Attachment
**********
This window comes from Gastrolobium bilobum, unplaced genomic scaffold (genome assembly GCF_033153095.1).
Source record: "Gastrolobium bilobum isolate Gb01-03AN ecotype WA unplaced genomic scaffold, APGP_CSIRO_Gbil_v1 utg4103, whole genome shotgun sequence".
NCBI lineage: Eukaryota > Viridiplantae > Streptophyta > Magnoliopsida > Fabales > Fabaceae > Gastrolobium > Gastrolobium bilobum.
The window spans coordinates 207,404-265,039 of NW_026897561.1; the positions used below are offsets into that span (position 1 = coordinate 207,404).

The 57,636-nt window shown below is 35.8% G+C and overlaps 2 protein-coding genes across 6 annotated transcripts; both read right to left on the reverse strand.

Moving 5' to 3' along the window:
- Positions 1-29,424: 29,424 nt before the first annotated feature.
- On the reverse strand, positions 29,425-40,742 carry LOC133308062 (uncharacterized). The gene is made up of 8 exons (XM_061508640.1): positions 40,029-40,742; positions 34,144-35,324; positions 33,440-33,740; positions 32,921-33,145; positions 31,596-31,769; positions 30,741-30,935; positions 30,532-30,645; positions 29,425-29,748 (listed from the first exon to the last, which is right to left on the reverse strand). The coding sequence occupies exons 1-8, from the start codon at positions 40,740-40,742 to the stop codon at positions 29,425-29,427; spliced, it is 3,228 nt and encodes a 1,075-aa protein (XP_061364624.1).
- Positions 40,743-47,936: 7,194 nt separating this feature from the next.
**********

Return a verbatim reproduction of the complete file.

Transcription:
This window comes from Gastrolobium bilobum, unplaced genomic scaffold (genome assembly GCF_033153095.1).
Source record: "Gastrolobium bilobum isolate Gb01-03AN ecotype WA unplaced genomic scaffold, APGP_CSIRO_Gbil_v1 utg4103, whole genome shotgun sequence".
NCBI lineage: Eukaryota > Viridiplantae > Streptophyta > Magnoliopsida > Fabales > Fabaceae > Gastrolobium > Gastrolobium bilobum.
The window spans coordinates 207,404-265,039 of NW_026897561.1; the positions used below are offsets into that span (position 1 = coordinate 207,404).

The 57,636-nt window shown below is 35.8% G+C and overlaps 2 protein-coding genes across 6 annotated transcripts; both read right to left on the reverse strand.

Moving 5' to 3' along the window:
- Positions 1-29,424: 29,424 nt before the first annotated feature.
- On the reverse strand, positions 29,425-40,742 carry LOC133308062 (uncharacterized). The gene is made up of 8 exons (XM_061508640.1): positions 40,029-40,742; positions 34,144-35,324; positions 33,440-33,740; positions 32,921-33,145; positions 31,596-31,769; positions 30,741-30,935; positions 30,532-30,645; positions 29,425-29,748 (listed from the first exon to the last, which is right to left on the reverse strand). The coding sequence occupies exons 1-8, from the start codon at positions 40,740-40,742 to the stop codon at positions 29,425-29,427; spliced, it is 3,228 nt and encodes a 1,075-aa protein (XP_061364624.1).
- Positions 40,743-47,936: 7,194 nt separating this feature from the next.